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Whitehaven

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Where: 54.533 -3.590 Whitehaven

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Sources:

    Archive Allen, Gardner Weld, A Naval History of the American Revolution, Vol.I, Boston and New York: Houghton Mifflin Company, The Riverside Press Cambridge, 1913. Scanned by Google. Ocr'd to make full-text searchable by JR. Pp.343 ff.
    Also, here.
    ((The 22d introduced fair weather, though the three kingdoms as far ae the eye could reach were covered with snow. I now resolved once more to attempt Whitehaven, but the wind became very light, so that the ship could not in proper time ap proach so near as I had intended. At midnight I left the ship with two boats and thirty-one volunteers. When we reached the outer pier the day began to dawn. I would not, however, abandon my enterprise, but despatched one boat under the direction of Mr. Hill and Lieutenant Wallingsford, with the neaesesry combustibles, to set fire to the shipping on the north side of the harbor, while I went with the other party to attempt the south side. I was sucoessful in scaling the walls and spiking up all the cannon in the f h t fort. Finding the sentinels shut up in the guard house, they were secured without Wig hurt. Having fixed sentinels, I now took with me one man only (Mr. Green), and spiked up all the cannon on the southern fort, distant from the other a quarter of s mile. On my return from this business I naturally expected to see the fire of the ship on the north side, as well as to find my own party with everything in readiness to set fire to the shippiug in the south. Instead of this, I found the boat under the direction of Mr. Hill and Mr. Wallingeford returned and the party in some confueion, their light having burnt out at the instant when it became necessary. By the strangest fatality my own party were in the same situation, the candles being all burnt out. The day too came on apace, yet I would by no means retreat while any hopes of success remained. Hiving again placed sentinels, a light was obtained at a house disjoined from the town and fire was kindled in the steerage of a large ship which was surrounded by at least an hundred and fifty others, chiefly from two to four hundred tons burthen and laying side by side aground, unsmunded by the water. There were besides from seventy to an hundred large ships in the north arm of the harbor aground, clear of the water, and divided from the reet only by a &one pier of a ahip's height. I should have kindled fires in other places if the time had permitted. As it did not, our mm was to prevent the one kindled from b e i i easily extinguished. Aftar some search a barrel of tar was found and poured into the h e s , which now amended from all the hatchways. The inhabitante began to appear in thowands and individuale ran hastily towards us. I stood between them and the ship on 6w with a pistol in my hand and ordered them to retire, which they did with precipitation. Tbe flames had already caught the rigging and began to amend the mainmast. The sun was a full hour's march above the horizon and as sleep no longer ruled the world, it was time to retire. We reembarked without opposition, having released a number of prisoners, as our h t e could not aarry them. After all my people had embarked I Btood upon the pier for a considerable time, yet no persons advanced, I saw all the emhenoes around the town covered with the amazed inhabitants. When we had rowed a considerable distance from the shore, the Englii began to run in vast . numbers to their forts. Their disappointment may easily be imagined, when they found at legst thirty heavy cannon, the instruments of their v e v c e , rendered useless. At length, however, they began to fire, having, as I apprehend, either brought down ship guns or used one or two cannon which lay on the beach at the foot of the walls dismounted, and which had not been spiked. They fired with no direction and the shot falling short of the boats, instead of doing us any damage, afforded some diversion, which my people could not help showing by discharging their pistols, &c. in return of the salute. Had it been possible to have landed a few how sooner, my success would have been oomplete. Not a single ship out of more than two hundred could possibly have escaped, and all the world would not have been able to save the town. What was done, however, is sufficient to show that not all their boasted navy can protect their own coasts, and that the scenes of distress :which they have occasioned in America may be soon brought home to their own door." 1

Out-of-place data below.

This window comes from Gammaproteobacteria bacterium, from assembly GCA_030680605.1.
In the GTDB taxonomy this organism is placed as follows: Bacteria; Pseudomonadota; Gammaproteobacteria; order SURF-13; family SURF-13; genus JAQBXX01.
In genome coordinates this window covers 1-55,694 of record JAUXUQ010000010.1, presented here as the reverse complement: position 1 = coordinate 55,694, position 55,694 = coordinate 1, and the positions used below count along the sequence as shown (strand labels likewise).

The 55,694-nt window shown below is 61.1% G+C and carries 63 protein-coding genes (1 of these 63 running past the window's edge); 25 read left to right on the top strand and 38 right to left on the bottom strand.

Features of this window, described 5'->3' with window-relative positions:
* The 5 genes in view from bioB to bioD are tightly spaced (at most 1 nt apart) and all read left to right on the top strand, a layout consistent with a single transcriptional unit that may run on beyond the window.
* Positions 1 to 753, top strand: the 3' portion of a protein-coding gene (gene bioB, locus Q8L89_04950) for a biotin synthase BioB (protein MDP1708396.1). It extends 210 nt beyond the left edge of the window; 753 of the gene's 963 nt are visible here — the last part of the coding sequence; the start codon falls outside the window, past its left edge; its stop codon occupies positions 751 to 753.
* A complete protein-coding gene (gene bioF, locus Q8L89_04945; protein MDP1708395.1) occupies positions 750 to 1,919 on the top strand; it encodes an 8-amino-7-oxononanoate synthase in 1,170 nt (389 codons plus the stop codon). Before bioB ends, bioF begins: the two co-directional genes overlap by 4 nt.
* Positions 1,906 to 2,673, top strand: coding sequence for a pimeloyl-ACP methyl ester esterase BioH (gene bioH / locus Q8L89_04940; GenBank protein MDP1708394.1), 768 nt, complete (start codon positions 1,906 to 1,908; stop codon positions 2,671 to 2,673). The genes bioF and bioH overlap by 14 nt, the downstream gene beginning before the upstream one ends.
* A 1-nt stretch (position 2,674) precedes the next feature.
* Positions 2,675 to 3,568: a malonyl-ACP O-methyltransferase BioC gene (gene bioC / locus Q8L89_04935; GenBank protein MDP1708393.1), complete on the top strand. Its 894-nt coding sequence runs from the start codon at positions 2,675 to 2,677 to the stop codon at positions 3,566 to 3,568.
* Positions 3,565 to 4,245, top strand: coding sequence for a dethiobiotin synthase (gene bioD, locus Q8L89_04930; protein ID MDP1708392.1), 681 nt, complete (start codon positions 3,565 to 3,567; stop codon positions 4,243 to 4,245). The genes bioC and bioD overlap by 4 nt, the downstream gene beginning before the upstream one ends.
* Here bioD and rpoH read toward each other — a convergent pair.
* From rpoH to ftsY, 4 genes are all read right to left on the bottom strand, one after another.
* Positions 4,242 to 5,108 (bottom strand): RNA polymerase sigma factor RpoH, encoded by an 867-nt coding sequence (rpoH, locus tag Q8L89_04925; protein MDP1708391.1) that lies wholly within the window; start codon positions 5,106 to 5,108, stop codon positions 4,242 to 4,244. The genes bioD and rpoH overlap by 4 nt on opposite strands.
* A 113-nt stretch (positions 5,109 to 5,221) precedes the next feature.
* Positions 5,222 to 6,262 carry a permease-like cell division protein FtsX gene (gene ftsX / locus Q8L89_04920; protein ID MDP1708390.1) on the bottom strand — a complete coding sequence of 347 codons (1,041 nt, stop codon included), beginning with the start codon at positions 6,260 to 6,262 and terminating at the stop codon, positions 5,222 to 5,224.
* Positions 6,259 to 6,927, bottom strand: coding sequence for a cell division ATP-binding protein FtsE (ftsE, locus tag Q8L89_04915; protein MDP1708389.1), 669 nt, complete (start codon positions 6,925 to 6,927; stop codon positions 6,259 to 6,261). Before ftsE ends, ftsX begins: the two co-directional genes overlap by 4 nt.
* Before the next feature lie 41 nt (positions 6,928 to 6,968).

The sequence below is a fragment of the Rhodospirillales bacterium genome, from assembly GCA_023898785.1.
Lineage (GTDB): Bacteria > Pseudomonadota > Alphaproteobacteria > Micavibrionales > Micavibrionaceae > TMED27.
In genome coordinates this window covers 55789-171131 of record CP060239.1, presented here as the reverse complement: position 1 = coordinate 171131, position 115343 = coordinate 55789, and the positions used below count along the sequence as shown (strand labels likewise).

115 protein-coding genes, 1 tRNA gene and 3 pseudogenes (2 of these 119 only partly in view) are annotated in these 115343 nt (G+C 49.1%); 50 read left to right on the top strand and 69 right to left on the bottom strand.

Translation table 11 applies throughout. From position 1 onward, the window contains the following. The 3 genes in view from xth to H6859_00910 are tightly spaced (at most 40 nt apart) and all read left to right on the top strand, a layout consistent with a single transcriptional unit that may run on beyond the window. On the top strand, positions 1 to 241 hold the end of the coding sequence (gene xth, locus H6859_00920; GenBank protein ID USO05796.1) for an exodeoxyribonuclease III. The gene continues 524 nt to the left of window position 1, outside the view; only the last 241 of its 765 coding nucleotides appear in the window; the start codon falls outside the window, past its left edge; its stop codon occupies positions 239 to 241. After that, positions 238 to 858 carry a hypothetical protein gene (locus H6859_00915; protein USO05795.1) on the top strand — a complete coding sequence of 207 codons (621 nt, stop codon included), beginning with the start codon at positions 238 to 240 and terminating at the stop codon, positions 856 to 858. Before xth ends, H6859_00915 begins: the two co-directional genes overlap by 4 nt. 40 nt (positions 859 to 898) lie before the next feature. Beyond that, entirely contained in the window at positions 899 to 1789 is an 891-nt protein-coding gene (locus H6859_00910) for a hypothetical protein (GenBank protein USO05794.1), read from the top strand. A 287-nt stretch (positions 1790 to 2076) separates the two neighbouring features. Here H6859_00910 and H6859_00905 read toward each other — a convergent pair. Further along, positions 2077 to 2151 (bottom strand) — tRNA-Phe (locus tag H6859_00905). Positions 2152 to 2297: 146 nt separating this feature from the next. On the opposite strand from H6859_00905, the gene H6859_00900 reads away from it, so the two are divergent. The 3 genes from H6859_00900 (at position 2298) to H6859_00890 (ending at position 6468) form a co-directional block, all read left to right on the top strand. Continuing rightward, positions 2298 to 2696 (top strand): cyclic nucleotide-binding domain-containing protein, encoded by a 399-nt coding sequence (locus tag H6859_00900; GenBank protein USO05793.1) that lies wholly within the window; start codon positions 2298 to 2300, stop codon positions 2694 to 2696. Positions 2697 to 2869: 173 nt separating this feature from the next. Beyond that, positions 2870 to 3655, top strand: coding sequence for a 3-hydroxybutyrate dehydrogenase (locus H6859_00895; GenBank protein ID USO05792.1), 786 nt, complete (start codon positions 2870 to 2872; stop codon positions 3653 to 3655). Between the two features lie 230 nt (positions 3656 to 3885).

• RevWar75 RevWar75  
    April 1778 4/22 - 23/1778 Raid on Whitehaven

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